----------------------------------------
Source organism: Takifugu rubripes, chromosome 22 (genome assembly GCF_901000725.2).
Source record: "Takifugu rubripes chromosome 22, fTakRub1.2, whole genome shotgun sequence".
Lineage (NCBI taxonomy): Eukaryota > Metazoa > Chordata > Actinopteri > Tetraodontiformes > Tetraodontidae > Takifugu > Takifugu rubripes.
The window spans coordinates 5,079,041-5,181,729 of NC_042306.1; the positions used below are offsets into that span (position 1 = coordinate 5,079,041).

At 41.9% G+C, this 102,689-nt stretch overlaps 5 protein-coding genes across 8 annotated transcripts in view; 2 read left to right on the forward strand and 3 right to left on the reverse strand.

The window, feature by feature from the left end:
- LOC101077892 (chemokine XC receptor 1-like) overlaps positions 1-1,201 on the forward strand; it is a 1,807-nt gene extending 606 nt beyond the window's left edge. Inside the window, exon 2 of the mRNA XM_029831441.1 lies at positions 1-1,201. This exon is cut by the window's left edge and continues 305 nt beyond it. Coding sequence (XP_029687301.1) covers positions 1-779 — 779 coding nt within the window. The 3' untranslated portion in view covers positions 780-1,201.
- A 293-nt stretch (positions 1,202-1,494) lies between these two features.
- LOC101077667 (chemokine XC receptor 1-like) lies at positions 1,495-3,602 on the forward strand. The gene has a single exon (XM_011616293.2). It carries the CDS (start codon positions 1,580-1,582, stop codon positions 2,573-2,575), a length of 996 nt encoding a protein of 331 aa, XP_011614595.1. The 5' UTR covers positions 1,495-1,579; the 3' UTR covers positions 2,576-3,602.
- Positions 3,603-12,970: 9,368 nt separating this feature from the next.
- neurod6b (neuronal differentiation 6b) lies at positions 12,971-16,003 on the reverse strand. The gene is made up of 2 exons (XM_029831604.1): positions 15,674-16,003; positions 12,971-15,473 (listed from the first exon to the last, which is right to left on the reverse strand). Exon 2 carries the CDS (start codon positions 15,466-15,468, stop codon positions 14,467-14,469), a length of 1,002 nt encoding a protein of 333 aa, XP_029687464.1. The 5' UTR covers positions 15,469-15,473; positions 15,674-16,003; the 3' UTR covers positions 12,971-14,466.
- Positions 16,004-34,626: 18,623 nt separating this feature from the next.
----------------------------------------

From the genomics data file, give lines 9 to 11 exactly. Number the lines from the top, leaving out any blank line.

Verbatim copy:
- LOC101077667 (chemokine XC receptor 1-like) lies at positions 1,495-3,602 on the forward strand. The gene has a single exon (XM_011616293.2). It carries the CDS (start codon positions 1,580-1,582, stop codon positions 2,573-2,575), a length of 996 nt encoding a protein of 331 aa, XP_011614595.1. The 5' UTR covers positions 1,495-1,579; the 3' UTR covers positions 2,576-3,602.
- Positions 3,603-12,970: 9,368 nt separating this feature from the next.
- neurod6b (neuronal differentiation 6b) lies at positions 12,971-16,003 on the reverse strand. The gene is made up of 2 exons (XM_029831604.1): positions 15,674-16,003; positions 12,971-15,473 (listed from the first exon to the last, which is right to left on the reverse strand). Exon 2 carries the CDS (start codon positions 15,466-15,468, stop codon positions 14,467-14,469), a length of 1,002 nt encoding a protein of 333 aa, XP_029687464.1. The 5' UTR covers positions 15,469-15,473; positions 15,674-16,003; the 3' UTR covers positions 12,971-14,466.